Giving up DIY

“When DIY becomes OMG!”

That’s what the billboard read in big letters. It caught my attention because I’ve had a few Do-It-Yourself projects I’ve regretted. That’s when you wish you would have called the professionals first. Now, to be sure, there’s nothing wrong with doing things on your own. That’s how you learn and save; a lot of us enjoy taking on our own tasks.

Today, we’re talking about when you’re doing too much on your own.

As it turns out, that kind of DIY is nothing new. I’ve found this is a conversation a lot of us understand, but have a hard time making the leap to correct it. What does it take to shed some of our DIY approach to life?

In Exodus 18, we read of the famous encounter between Moses and his father-in-law, Jethro. As Moses takes his seat among the people to judge, Jethro takes notes. He notices that Moses sits while all the people come to him. Presumably, they’re asking questions, pleading their cases and seeking wisdom from Moses. That makes sense, of course. Moses liberated them. He was the one who delivered them from the hand of Pharaoh. Now, he is their judge.

But Jethro immediately recognized how fast this could fall apart. It was too much burden for one person to carry. You might get away with it for a day or two, maybe longer. Be sure, though, it will catch up with you.

I wonder if Moses knew that.

Was he convinced he could keep this gig going? Do any of us DIY devotees think we can? Did the people who came to Moses have an idea this couldn’t hold up for too long? If they did, they didn’t let on. And that says a lot when you consider how quick they were to complain about things.

It took an outsider to state the obvious. It’s interesting because, most likely, Jethro was a pagan priest. He had only the day before acknowledged “that the Lord is greater than all gods.” I’m not suggesting we should seek out pagan insights in our walk with Jesus. But isn’t it like God to use someone from the outside to bring light to what’s wrong with us?

How willing are we to listen?

To let go of our DIY dependence, we need to seek wisdom from others. We need God’s direction, too. Jethro told Moses, “If you do this, and God so commands you…” The text doesn’t tell us that Moses inquired of God. Are we safe to assume he did?

The best way to move away from unhealthy DIY control is to look to the gifts of other people. Let other people use their God-given talents to serve others. They may not do things the way you do, but that’s not what’s important. You also need to think of who suffers from your overcommitment to DIY. You will suffer. The people you want to serve will suffer. Those closest to you suffer as well.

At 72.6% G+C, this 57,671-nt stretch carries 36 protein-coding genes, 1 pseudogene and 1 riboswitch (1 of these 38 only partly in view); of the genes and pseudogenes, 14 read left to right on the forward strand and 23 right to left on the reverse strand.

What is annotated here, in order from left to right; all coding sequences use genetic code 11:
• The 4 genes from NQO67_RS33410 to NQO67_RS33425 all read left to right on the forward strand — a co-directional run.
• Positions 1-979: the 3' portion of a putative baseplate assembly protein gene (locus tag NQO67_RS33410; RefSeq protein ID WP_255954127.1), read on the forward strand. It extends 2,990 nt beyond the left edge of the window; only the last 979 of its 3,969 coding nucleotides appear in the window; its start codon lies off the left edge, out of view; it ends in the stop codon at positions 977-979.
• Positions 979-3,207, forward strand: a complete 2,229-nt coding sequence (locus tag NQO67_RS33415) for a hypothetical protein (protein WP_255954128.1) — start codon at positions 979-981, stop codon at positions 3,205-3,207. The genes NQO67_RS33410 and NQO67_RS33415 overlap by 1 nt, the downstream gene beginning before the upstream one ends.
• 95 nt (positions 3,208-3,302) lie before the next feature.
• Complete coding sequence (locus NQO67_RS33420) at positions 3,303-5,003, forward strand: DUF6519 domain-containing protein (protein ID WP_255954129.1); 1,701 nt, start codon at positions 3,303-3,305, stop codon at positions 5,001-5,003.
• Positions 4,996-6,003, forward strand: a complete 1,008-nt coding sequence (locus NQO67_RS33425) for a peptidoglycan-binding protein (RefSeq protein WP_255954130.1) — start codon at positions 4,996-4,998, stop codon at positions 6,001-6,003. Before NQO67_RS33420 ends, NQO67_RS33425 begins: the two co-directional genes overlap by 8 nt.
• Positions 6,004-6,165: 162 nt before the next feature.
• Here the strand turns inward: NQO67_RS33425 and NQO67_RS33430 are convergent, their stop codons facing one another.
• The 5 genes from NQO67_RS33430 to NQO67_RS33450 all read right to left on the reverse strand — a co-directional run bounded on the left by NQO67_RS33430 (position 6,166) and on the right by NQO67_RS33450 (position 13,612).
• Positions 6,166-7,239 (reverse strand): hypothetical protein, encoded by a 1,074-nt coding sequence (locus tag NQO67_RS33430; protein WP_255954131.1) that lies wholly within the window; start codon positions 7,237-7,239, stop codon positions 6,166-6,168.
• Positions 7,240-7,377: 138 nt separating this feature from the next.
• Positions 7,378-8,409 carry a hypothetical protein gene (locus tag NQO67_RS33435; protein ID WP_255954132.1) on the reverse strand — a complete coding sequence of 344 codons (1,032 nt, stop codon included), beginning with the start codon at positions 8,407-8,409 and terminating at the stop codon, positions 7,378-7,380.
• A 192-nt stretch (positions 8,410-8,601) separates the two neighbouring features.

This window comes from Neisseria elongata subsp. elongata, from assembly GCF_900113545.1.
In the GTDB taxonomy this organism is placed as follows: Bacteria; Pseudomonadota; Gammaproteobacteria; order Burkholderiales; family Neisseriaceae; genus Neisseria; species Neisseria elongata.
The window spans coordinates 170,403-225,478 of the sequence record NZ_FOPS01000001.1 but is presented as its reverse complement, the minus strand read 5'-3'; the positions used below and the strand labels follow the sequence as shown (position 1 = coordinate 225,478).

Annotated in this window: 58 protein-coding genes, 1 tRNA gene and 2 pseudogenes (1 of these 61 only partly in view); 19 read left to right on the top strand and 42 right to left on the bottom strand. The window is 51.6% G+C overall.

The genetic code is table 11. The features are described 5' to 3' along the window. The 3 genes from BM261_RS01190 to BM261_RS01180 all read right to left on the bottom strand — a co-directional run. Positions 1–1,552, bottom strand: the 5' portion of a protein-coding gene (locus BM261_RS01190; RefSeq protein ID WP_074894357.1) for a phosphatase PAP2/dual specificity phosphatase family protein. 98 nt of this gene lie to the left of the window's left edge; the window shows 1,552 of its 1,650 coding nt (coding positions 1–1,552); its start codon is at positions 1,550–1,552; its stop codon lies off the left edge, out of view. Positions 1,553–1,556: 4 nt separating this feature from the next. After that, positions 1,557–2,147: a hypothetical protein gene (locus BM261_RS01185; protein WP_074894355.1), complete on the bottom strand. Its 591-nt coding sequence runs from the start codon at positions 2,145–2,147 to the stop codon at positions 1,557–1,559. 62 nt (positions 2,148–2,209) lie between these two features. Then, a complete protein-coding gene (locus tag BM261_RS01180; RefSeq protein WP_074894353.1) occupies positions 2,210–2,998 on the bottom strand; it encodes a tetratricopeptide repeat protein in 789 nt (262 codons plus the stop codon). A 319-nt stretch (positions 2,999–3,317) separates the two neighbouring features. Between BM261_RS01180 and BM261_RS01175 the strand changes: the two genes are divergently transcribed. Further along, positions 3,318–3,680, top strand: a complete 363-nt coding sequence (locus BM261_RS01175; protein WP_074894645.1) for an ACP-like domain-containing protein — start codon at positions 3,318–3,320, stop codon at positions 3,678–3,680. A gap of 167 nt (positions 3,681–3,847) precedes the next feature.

Moses listened to Jethro and the groundwork for the future of God’s people was in place. How might God use you to bring peace if you let someone else in on the fun?

Stay blessed…john

This generation

First and foremost, being a Christian is about following. We are followers of Christ. That means we learn how Christ lived his life and fashion ours after him.

People often identify Jesus as their Lord and Savior. Do we realize the distinctiveness of each of those titles? Throw me a life raft and I’ll affirm you saved me. You may even become my hero. Chances are, though, I won’t try to shape my entire life as an imitation of yours.

But that’s part of what it means to call Jesus “Lord.” It’s easier to affirm the savior part of who Jesus is to us. Now, we’re saved for heaven. It’s that Lord part that trips us up every day. If Christ is our Lord, then we must follow.

And as we follow Christ, we also lead others.

Maybe you’re a church leader. That can be in an official capacity or not. Has your church ever voted on you to be a leader? Does your church have people who don’t need the titles? I’ve known saints who never served on a committee who were the ones people looked to for wisdom and insight. (To me, that’s a great reminder to not get so caught up in leadership models.)

My point is, we all lead in some manner.

Now, let’s look at a seemingly harsh encounter between Jesus and his disciples in Matthew 17. Jesus took three disciples up the mountain to experience the Transfiguration. When they descended, a crowd awaited them. A man, a father knelt before Jesus. He wanted our Lord to heal his son. As it turns out, the father had asked the disciples to do it before. They were unable.